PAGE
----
Recent Study Finds Girls that are Active Make Better Grades
Is your little girl the type that sits on the couch watching the latest episode of “iCarly,” or the type that’s out there playing soccer with her friends? The latter may lead to a smarter child based on new research from Sweden. Keep reading to find out more about this recent study.
The more active girls are, the better their grades according to recent research. The studies were conducted to determine how the level of physical activity correlates to academic performance across a variety of subject areas.
The study was conducted by Dr. Lydia Kwak of the Karolinska Institute in Huddigne, Sweden. Dr. Kwak and her colleagues took a look at the connections between light, moderate and what they called “vigorous” activity and performance in school. The studies were conducted on both boys and girls, and there were 232 students in the study overall. About 52 percent of the study participants were girls. On average, the students in the study were 16 years of age, and the typical student was in the 9th grade.
The study gauged academic performance across a wide array of subject areas, including science, math, language, history and others. Meanwhile, physical activity levels were measured by attaching a device called an accelerometer, which measures footsteps in a fashion similar to a pedometer. The students wore the devices for four days in a row, including at least one weekend day. The overall fitness levels were also measured for all of the students. This was done by placing the students on stationary bikes and measuring their performance in timed tests.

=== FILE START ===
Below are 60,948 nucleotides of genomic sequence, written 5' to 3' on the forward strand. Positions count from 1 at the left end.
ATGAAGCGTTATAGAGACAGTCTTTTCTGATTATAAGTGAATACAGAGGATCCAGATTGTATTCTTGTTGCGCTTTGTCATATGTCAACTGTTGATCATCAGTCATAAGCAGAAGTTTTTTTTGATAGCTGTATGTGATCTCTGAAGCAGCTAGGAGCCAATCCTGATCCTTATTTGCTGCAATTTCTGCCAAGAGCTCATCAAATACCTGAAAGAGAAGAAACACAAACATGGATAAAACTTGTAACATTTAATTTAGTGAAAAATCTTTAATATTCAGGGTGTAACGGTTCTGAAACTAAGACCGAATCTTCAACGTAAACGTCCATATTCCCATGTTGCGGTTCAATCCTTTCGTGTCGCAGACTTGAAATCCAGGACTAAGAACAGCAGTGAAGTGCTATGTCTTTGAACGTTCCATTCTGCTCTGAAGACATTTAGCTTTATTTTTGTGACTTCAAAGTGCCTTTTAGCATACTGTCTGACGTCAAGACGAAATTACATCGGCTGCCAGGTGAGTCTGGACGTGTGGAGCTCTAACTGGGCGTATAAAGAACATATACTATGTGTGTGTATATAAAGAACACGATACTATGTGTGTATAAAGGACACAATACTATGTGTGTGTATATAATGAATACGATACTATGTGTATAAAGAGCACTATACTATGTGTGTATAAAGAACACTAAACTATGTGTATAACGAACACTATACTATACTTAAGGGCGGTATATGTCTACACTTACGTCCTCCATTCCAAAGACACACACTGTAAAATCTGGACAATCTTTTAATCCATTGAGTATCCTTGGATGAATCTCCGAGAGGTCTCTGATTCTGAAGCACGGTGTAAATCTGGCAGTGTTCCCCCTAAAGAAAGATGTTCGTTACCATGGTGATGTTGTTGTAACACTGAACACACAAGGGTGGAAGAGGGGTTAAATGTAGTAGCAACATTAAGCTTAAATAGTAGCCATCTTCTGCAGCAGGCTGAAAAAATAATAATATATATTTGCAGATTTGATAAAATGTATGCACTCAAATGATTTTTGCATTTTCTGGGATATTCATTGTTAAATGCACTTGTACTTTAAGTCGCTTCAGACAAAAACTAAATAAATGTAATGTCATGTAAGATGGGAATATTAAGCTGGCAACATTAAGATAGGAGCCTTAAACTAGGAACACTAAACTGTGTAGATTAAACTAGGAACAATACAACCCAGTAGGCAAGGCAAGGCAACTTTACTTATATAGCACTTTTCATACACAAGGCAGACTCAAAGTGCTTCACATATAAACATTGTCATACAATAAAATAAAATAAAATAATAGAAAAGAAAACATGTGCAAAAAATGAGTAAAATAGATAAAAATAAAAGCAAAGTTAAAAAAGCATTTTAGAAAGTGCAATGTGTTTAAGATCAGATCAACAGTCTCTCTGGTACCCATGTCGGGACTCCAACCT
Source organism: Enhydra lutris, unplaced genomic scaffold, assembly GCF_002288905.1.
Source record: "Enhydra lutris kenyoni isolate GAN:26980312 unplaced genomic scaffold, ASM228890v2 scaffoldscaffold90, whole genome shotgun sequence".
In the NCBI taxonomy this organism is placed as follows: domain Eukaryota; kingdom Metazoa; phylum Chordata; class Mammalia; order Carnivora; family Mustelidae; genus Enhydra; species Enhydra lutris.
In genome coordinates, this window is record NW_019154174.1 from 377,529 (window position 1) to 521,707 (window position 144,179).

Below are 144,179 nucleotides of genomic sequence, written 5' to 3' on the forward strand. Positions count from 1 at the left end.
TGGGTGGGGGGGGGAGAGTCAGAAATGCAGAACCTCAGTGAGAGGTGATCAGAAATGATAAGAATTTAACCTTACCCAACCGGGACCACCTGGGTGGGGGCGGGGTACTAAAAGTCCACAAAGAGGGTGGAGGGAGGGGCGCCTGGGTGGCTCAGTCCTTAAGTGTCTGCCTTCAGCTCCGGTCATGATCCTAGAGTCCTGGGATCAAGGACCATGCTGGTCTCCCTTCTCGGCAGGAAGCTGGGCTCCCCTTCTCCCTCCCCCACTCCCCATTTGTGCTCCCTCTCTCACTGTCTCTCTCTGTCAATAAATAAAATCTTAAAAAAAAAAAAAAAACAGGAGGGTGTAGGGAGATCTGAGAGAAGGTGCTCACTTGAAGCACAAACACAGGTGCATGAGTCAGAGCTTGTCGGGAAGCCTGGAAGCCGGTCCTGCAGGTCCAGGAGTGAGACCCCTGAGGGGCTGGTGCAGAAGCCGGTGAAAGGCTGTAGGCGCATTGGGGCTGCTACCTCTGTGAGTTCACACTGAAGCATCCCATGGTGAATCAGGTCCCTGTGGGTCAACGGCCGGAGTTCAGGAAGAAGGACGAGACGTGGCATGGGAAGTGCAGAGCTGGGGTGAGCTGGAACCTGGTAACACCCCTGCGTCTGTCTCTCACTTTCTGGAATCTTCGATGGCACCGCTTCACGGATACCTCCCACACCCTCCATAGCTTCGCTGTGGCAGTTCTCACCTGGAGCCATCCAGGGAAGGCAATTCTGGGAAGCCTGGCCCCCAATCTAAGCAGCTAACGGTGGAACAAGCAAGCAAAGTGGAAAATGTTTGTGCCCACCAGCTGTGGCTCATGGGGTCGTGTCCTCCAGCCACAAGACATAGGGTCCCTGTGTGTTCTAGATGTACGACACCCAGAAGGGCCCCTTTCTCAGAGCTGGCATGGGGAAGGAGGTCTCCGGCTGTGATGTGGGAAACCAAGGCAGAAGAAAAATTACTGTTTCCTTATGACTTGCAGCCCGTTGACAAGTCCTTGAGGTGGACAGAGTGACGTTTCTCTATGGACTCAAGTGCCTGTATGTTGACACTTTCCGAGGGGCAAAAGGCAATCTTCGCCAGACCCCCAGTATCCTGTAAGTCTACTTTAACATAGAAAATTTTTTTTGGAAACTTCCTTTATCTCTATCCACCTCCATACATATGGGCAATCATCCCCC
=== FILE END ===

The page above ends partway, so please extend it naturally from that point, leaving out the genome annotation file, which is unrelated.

One of the results of the study was that boys spent more time doing moderate activities than did girls. The study determined that girls spent an average of 69 minutes in such activity, while boys spent about 81 minutes a day in moderate exercise. Moderate exercise was defined at activities like hiking, rollerblading, and skateboarding, while vigorous activity was defined as running, basketball, soccer and tennis.
The study sought to eliminate other determinates of academic performance from the equation in order to isolate the effects of physical activity on school performance. Such social and family factors were accounted for in the analysis of the results, and did have a bearing on the results.
The study of course does not provide a causal relationship, nor was it designed to do that. Some studies study correlative effectives, others look at causality; this study was the former. So while the studies conclude that there is a relationship between levels of physical activity and performance in the school, it does not say anything about whether one necessarily causes the other.
In fact, it could just as easily be the other way around. It could be that achieving high levels of performance at school drives the need to have more physical activity, or it makes that activity more enjoyable. Regardless, this research provides an interesting correlation and makes a case for increasing and improving the amount of physical activity in young students.